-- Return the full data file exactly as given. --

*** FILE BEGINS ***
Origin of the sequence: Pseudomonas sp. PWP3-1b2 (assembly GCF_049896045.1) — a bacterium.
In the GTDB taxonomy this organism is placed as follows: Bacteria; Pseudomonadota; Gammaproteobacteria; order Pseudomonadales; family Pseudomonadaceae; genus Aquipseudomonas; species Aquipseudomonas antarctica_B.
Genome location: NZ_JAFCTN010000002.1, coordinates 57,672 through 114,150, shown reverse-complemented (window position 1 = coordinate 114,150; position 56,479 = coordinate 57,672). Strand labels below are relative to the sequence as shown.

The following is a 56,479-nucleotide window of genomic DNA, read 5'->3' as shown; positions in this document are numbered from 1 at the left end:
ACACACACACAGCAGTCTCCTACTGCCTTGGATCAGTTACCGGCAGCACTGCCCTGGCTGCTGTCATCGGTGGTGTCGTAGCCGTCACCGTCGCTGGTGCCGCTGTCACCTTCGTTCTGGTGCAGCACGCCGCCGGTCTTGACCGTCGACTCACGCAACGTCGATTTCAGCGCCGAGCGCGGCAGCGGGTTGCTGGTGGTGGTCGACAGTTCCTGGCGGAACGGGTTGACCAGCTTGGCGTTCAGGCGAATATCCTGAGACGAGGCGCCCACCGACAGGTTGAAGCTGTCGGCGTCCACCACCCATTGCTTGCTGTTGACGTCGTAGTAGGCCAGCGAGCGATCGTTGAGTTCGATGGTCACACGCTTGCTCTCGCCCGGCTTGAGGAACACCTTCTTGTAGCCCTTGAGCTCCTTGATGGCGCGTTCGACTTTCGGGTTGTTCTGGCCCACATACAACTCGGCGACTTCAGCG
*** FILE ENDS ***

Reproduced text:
Origin of the sequence: Pseudomonas sp. PWP3-1b2 (assembly GCF_049896045.1) — a bacterium.
In the GTDB taxonomy this organism is placed as follows: Bacteria; Pseudomonadota; Gammaproteobacteria; order Pseudomonadales; family Pseudomonadaceae; genus Aquipseudomonas; species Aquipseudomonas antarctica_B.
Genome location: NZ_JAFCTN010000002.1, coordinates 57,672 through 114,150, shown reverse-complemented (window position 1 = coordinate 114,150; position 56,479 = coordinate 57,672). Strand labels below are relative to the sequence as shown.

The following is a 56,479-nucleotide window of genomic DNA, read 5'->3' as shown; positions in this document are numbered from 1 at the left end:
ACACACACACAGCAGTCTCCTACTGCCTTGGATCAGTTACCGGCAGCACTGCCCTGGCTGCTGTCATCGGTGGTGTCGTAGCCGTCACCGTCGCTGGTGCCGCTGTCACCTTCGTTCTGGTGCAGCACGCCGCCGGTCTTGACCGTCGACTCACGCAACGTCGATTTCAGCGCCGAGCGCGGCAGCGGGTTGCTGGTGGTGGTCGACAGTTCCTGGCGGAACGGGTTGACCAGCTTGGCGTTCAGGCGAATATCCTGAGACGAGGCGCCCACCGACAGGTTGAAGCTGTCGGCGTCCACCACCCATTGCTTGCTGTTGACGTCGTAGTAGGCCAGCGAGCGATCGTTGAGTTCGATGGTCACACGCTTGCTCTCGCCCGGCTTGAGGAACACCTTCTTGTAGCCCTTGAGCTCCTTGATGGCGCGTTCGACTTTCGGGTTGTTCTGGCCCACATACAACTCGGCGACTTCAGCG